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Massive Amounts Of Sargassum Seaweed Arrive On Florida Beaches

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A record-breaking mass of sargassum seaweed is threatening to ruin beach vacations throughout Florida.

For months, a giant accumulation of seaweed has been floating in the Atlantic and slowly drifting towards popular vacation spots including Florida, the Caribbean, and the Riviera Maya. And now it has finally arrived.

Sargassum seaweed on the beach in Miami under a dark sky

Sargassum is a common occurrence in these areas. What is uncommon, however, is the unpreceded size of the seaweed mass this year.

Here’s everything you need to know about the impact it is having on Florida’s beaches right now and how it could impact your travel plans.

What Is Sargassum?

Sargassum Seaweed is a naturally occurring brown algae bloom. Each winter, it grows in the Atlantic before drifting west and finally washing ashore.

Typically it makes landfall between April and October, but it first started washing up much earlier this year.

piles of sargassum seaweed litter the beach

Not only is the seaweed a physical nuisance on the beach – it can wash up in massive piles up to 6 feet tall, impeding access to the water –  but it also releases an unbearable rotten egg smell as it decomposes.

It can also cause problems in the water, making swimming uncomfortable, clogging boat propellers, hindering fishing trips, and even sucking oxygen from the water, creating dead zones.

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A tractor rides down a beach pushing seaweed into a pile

How Bad Is It In Florida Right Now?

Researchers from the University of South Florida estimated that the seaweed belt has grown to a weight of 13 million tons as of last month. They also anticipate that when it likely peaks in July, the size of the sargassum mass could double.

Right now, some of the most affected areas are in the Florida Keys. There are reports that the typically clear blue waters of Marathon, Florida have been inundated by the seaweed.

Additionally, beaches on Florida’s east coast, including Palm Beach, Fort Lauderdale, and the Miami Beach area, are also seeing mounds of sargassum wash ashore.

According to a report from AccuWeather, it is also impacting the southern regions of Hispaniola as well as areas of Jamaica and Puerto Rico.

Will It Impact Your Trip To Florida?

When sargassum arrives on a beach, it comes in bursts that depend largely on tides, weather, and currents.

That means it is impossible to know exactly when, where, and how much seaweed will wash up in any given location.

What we do know is that its arrival is likely to peak during June and July, and it will probably be more than has been seen in previous years.  

A beach in Florida is full of seaweed and people

If you have a beach vacation planned in or near any of the affected areas, it is possible that the seaweed could impact your trip.

While most municipalities have plans in place for its removal, there could be instances where the sargassum builds up enough to make accessing the water difficult.

And even if the seaweed is removed from the beach, it could remain in the water making swimming unpleasant.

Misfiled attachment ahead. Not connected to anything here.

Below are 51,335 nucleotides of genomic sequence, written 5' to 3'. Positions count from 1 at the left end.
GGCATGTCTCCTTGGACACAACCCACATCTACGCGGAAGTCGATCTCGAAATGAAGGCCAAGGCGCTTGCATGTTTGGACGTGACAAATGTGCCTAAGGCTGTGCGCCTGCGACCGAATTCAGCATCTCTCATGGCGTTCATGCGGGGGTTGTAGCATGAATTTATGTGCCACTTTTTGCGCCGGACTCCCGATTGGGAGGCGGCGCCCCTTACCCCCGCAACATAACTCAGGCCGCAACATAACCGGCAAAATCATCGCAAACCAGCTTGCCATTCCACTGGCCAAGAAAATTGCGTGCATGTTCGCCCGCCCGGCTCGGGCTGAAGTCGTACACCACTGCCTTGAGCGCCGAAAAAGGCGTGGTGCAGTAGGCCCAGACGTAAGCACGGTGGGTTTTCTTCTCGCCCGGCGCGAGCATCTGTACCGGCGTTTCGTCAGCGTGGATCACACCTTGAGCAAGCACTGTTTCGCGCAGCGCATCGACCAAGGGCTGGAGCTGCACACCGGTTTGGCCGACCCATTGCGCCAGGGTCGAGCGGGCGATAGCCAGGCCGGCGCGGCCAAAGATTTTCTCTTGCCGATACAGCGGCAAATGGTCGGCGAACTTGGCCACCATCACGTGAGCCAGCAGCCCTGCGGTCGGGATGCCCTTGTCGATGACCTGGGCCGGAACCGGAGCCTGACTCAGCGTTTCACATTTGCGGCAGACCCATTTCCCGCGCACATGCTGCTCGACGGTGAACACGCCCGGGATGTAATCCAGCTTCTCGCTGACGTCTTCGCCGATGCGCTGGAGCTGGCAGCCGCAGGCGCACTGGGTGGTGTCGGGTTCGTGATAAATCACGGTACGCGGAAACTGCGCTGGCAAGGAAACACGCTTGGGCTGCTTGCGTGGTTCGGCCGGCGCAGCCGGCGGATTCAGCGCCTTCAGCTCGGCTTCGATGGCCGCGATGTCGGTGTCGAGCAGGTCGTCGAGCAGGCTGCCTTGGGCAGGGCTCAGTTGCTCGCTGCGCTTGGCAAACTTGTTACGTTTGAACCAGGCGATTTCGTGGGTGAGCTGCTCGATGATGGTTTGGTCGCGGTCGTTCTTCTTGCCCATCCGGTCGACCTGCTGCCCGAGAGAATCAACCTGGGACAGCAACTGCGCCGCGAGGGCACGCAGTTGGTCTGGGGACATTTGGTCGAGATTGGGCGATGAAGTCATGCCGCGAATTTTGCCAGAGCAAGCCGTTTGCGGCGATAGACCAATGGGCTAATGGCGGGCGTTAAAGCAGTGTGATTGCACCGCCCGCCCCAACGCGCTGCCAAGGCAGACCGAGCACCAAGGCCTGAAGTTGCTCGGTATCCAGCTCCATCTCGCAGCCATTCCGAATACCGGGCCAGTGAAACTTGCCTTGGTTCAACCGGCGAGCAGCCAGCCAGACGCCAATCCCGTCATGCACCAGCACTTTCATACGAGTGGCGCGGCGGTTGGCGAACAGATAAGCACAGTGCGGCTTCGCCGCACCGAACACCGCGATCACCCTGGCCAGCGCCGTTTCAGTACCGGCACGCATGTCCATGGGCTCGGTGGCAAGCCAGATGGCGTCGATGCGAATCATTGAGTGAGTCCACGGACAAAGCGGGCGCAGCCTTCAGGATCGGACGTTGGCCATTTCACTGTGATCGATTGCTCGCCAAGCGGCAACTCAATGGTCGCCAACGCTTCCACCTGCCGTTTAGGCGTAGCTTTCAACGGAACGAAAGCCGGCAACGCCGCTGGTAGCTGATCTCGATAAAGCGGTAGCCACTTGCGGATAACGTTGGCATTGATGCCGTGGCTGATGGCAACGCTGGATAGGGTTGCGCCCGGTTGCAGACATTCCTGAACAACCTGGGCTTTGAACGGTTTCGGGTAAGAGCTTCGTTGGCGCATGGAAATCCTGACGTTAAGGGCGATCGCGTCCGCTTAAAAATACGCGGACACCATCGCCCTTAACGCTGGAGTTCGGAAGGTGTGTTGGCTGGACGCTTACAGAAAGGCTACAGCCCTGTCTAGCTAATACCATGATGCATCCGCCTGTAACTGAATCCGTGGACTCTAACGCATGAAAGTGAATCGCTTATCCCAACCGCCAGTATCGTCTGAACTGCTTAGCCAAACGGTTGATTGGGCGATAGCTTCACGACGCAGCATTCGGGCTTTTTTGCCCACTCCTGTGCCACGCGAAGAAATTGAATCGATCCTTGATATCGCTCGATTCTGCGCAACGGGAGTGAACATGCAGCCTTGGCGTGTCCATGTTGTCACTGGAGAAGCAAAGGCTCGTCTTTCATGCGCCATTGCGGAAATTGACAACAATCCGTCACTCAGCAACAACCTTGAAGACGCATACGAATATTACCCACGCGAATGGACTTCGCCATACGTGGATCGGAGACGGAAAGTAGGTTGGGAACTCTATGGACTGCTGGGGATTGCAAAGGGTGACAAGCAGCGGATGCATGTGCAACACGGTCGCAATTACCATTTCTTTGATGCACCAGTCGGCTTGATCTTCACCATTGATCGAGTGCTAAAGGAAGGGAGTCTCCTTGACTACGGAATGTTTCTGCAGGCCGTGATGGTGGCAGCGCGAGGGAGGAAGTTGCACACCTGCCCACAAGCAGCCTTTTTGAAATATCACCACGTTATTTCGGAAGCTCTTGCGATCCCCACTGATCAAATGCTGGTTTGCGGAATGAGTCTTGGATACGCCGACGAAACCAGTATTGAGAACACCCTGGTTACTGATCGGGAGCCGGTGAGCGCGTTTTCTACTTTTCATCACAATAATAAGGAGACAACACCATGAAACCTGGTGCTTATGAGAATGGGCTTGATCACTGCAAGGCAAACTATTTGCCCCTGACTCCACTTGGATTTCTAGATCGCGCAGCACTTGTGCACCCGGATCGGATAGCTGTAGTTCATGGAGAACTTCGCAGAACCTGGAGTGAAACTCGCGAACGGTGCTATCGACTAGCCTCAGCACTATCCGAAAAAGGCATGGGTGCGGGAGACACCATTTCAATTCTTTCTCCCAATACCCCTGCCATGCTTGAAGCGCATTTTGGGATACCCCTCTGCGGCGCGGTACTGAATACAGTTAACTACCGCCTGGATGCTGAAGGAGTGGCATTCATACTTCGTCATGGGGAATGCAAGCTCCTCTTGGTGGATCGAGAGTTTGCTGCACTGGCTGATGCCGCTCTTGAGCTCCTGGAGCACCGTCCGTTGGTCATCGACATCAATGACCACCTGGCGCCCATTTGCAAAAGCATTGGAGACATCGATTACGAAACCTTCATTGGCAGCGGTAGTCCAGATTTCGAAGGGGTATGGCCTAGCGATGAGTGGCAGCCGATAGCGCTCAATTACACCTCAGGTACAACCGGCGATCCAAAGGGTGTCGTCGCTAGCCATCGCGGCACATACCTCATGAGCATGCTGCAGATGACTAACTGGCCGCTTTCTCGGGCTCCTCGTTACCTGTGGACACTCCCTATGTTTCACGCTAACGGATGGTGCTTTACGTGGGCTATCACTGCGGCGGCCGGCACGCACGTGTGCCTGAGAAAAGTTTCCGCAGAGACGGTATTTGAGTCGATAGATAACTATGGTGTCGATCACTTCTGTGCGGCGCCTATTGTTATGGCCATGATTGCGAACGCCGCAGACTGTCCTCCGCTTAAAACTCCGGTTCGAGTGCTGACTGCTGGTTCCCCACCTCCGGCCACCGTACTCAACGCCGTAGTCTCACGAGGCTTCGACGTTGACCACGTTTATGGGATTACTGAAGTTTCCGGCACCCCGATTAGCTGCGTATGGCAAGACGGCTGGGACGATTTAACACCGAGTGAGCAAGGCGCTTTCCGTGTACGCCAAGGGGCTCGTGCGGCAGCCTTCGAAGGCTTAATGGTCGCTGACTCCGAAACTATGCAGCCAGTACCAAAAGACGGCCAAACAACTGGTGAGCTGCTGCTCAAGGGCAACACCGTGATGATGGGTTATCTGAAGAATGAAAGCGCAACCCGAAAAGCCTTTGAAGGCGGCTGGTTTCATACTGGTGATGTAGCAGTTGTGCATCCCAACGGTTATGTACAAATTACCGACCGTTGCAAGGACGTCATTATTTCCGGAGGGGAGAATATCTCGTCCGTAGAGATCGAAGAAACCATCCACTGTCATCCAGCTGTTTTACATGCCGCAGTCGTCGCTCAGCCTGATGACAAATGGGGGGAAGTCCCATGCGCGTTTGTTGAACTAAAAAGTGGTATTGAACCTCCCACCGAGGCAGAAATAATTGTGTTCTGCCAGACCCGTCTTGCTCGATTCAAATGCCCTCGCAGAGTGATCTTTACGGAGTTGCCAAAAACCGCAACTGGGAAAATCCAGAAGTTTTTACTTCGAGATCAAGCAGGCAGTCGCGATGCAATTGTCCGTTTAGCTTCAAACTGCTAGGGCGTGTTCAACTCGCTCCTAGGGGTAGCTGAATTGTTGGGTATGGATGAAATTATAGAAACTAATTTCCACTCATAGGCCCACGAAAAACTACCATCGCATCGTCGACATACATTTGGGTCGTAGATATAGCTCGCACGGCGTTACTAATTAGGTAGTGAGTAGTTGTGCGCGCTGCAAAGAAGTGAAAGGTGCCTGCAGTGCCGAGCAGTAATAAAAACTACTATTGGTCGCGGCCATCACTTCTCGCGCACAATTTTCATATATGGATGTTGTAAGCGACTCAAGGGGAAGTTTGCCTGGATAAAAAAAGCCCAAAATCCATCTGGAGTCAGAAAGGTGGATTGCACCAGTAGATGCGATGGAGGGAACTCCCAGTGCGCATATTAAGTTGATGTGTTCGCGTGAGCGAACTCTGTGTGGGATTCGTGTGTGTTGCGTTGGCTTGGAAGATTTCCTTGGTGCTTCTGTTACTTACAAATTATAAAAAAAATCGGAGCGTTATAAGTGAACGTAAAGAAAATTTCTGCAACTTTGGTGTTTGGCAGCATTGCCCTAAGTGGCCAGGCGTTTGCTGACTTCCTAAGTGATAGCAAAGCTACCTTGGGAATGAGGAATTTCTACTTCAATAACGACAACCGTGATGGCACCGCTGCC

The seaweed’s noxious odor can also make lounging on the beach or playing in the sand a non-starter. So should you cancel your trip?

Not necessarily, but there are a few things you can do to reduce the chances of a ruined vacation.

What Can You Do To Prepare?

There are a few things travelers can do to reduce the seaweed’s impact on their vacation. Here are a few tips:

@cbsmornings Beachgoers along Florida's east coast are encountering enormous clumps of seaweed from a colossal seaweed blob drifting in from the Atlantic Ocean, known as sargassum. #sargassum #seaweed #florida #beaches #tourism ♬ original sound – CBS Mornings
  • Before you book, check with your hotel and/or the local authorities to make sure they have a management plan in place for the sargassum’s removal.
  • Make sure your hotel has a nice pool that you can use in the event the beach is full of seaweed. You can also look into using facilities at other hotels through sites like ResortPass.
  • Consider purchasing travel insurance that includes “trip cancellation for any reason” coverage.
  • Many popular beaches now have webcams where you can check the current status of the beach. The Florida Keys Website hosts a page with webcams for all areas, and a quick Google search will help you find webcams for other areas. Take a look before heading to the beach to avoid disappointment.

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Opinions expressed here are the author’s alone, not those of any bank, credit card issuer, hotel, airline, or other entity. This content has not been reviewed, approved or otherwise endorsed by any of the entities included within the post.

Douglas Martz

Tuesday 16th of May 2023

This is the same problem as Lake st. Clair the water is nutriate rich it is just more massive

gary witt

Sunday 14th of May 2023

Don't forget Texas beaches, too. Today's beach at Surfside Beach (Freeport) covered with the stuff over a foot high at waterline!


Thursday 18th of May 2023

@gary witt, just be careful you don’t get shot